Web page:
Public opinion also decreased dramatically for the bill, especially since talk show host Jimmy Kimmel publically condemned the bill and called out Senator Bill Cassidy for allegedly lying on television. The politician had appeared on Kimmel’s show in the past and said he would ensure a new health care bill would protect those with pre-existing conditions.

Cassidy’s appearance came shortly after Kimmel announced his newborn son was born with a rare heart condition and made a public plea that Americans deserve health care equality. A recent CBS poll also indicated that approximately 20 percent of Americans approved of the bill, while a whopping 52 percent were firmly against it.

The Senate held the first meeting on Monday to discuss the proposed bill but it was swarmed by protesters. Approximately 181 people were arrested and removed from the hearing room, while many protesters were reportedly in wheelchairs.

We understand that the health care landscape is extremely complex and confusing. If you have any questions, we strongly recommend phoning one of our agents here at HealthQuoteInfo. Simply dial 855-881-0430 and get your questions answered today!

26 Jun 2017

Health Insurance Premiums increased 105% Under Obamacare

Health Insurance Premiums increased 105% Under Obamacare

A new report released last month by the Department of Health and Human Services detailed how insurance premiums have increased under the Affordable Care Act. Between the years 2013 and 2017, premiums for individual plans increased by 105 percent. When analyzing the report, this increase applies to 39 states that were using HealthCare.gov during this five-year period. The report does not provide any specifics regarding this increase, but rather just presents the figures. By glancing at these figures, it immediately reads as if the Affordable Care Act resulted in making insurance premiums more costly for Americans. Here are a few things you should know surrounding this report.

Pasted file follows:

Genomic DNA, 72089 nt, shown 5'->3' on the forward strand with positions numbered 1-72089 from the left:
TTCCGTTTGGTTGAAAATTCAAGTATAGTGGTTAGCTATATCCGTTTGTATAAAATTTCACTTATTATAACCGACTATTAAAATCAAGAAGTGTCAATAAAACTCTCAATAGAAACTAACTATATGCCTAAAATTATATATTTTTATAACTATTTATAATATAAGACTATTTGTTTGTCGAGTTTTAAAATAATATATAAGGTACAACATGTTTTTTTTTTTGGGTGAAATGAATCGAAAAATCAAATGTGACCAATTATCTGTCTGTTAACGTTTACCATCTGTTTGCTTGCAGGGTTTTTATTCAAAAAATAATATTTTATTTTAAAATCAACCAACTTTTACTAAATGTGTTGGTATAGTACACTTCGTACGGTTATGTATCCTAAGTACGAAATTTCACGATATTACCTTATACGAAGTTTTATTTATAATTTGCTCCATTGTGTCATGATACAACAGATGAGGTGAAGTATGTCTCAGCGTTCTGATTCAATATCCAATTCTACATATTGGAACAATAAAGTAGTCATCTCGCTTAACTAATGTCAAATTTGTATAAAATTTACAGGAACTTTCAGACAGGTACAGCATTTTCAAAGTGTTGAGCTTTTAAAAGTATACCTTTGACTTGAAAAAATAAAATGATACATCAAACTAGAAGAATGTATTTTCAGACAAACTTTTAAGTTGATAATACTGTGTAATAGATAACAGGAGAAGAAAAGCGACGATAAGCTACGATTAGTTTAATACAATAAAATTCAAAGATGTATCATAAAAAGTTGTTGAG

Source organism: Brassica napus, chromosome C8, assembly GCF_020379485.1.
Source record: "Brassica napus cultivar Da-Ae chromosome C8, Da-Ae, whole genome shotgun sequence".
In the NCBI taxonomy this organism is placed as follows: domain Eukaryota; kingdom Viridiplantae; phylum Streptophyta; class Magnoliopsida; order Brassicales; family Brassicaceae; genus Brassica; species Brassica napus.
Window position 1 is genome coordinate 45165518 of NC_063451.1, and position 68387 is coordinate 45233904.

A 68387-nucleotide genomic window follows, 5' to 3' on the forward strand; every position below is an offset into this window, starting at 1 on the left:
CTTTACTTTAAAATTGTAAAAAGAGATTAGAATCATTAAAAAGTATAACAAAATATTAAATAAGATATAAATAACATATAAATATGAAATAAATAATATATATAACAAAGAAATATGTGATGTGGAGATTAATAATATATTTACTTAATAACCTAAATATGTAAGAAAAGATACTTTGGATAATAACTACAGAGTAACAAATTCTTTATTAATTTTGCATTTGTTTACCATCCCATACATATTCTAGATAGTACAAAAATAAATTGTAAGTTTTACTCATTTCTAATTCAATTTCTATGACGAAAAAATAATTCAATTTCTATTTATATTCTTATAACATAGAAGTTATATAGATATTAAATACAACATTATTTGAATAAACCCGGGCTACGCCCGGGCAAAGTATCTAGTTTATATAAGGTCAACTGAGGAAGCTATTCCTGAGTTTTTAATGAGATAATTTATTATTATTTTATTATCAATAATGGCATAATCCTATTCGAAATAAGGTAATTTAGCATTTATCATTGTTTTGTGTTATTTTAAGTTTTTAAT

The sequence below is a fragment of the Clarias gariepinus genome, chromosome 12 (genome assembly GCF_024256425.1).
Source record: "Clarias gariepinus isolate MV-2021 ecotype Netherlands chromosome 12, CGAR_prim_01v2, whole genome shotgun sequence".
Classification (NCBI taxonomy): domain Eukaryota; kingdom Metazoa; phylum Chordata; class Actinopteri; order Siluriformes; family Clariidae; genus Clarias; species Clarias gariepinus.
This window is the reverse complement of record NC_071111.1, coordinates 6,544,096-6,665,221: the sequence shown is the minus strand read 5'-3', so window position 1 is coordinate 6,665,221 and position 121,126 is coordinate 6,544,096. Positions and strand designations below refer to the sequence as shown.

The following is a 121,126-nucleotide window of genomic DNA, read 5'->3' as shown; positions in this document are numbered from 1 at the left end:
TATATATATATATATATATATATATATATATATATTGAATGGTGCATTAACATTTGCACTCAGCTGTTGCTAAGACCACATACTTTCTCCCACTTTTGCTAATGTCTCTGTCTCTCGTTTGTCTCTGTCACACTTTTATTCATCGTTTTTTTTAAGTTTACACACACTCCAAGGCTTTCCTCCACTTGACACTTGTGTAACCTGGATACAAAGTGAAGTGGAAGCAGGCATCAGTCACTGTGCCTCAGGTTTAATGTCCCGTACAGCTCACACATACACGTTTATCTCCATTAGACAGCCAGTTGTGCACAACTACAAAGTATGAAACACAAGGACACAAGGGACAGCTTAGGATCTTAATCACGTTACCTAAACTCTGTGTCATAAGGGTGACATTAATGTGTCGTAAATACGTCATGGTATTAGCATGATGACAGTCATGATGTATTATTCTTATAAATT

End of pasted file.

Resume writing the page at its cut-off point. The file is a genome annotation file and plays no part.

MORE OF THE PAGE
Premiums

A premium refers to the monthly cost owed to your insurance company. The average monthly premium in 2013 was $232 for individual plans. As of 2017, the average premium costs approximately $476, which means there’s been an astronomical increase of $244, or 105 percent.

The Affordable Care Act

This is often referred to as Obamacare and was conceived by former President Barack Obama and his administration. The act was signed in 2010 and aimed at making health insurance more affordable and accessible to the American people. Before the Affordable Care Act, insurance companies could reject applicants based on age and medical history, meaning these individuals were unable to purchase basic health insurance.

Industry Consolidation

According to a report by the Brookings Institution, higher premiums are caused by industry consolidation. What does this mean exactly? It means frequent mergers and acquisitions within this sector, resulting in less competition and ultimately fewer options for Americans. It’s also very difficult for new insurance companies to enter the market due to heavy regulations and the possibility of being quickly acquired by another large company.

Exclusionary Policies

As previously mentioned, Obamacare ended the exclusionary practices of the large insurance companies, meaning they had to insure elderly individuals and those with complex medical histories. So these individuals were finally able to purchase medical insurance. Therefore, this played a small part in driving up the average cost of insurance premiums. It’s also important to note that Obamacare forced insurance companies to cover a broader spectrum of issues. This means millions of Americans now have access to maternity care, mental health counseling, and substance abuse programs.

The Trump Administration

Donald Trump has been a strong opponent of the Affordable Care Act. One of his campaign promises was to completely dismantle Obamacare once he entered the Oval Office. This has created a great deal of uncertainty in the health insurance realm, and when there’s a level of uncertainty, prices tend to increase over time. There’s also the question regarding whether the federal government will continue to subsidize Medicaid, a program for impoverished Americans who earn approximately less than $16,000 a year (depending on your state). According to HealthCare.com, if the government stopped subsidizing this program, it would lead to insurance premiums increasing by nearly 20 percent.

Overall, the Department of Health and Human Services issued a superficial report that provides the numbers, but does not provide any context. While we cannot ignore the report, it does demonstrate how health insurance is still a growing concern amongst Americans, and it’s a continuous challenge to purchase affordable health care. For more up-to-date information regarding this subject, you can always consult HealthQuoteInfo.

03 May 2017

Changes to Obamacare Enrollment

Changes to Obamacare Enrollment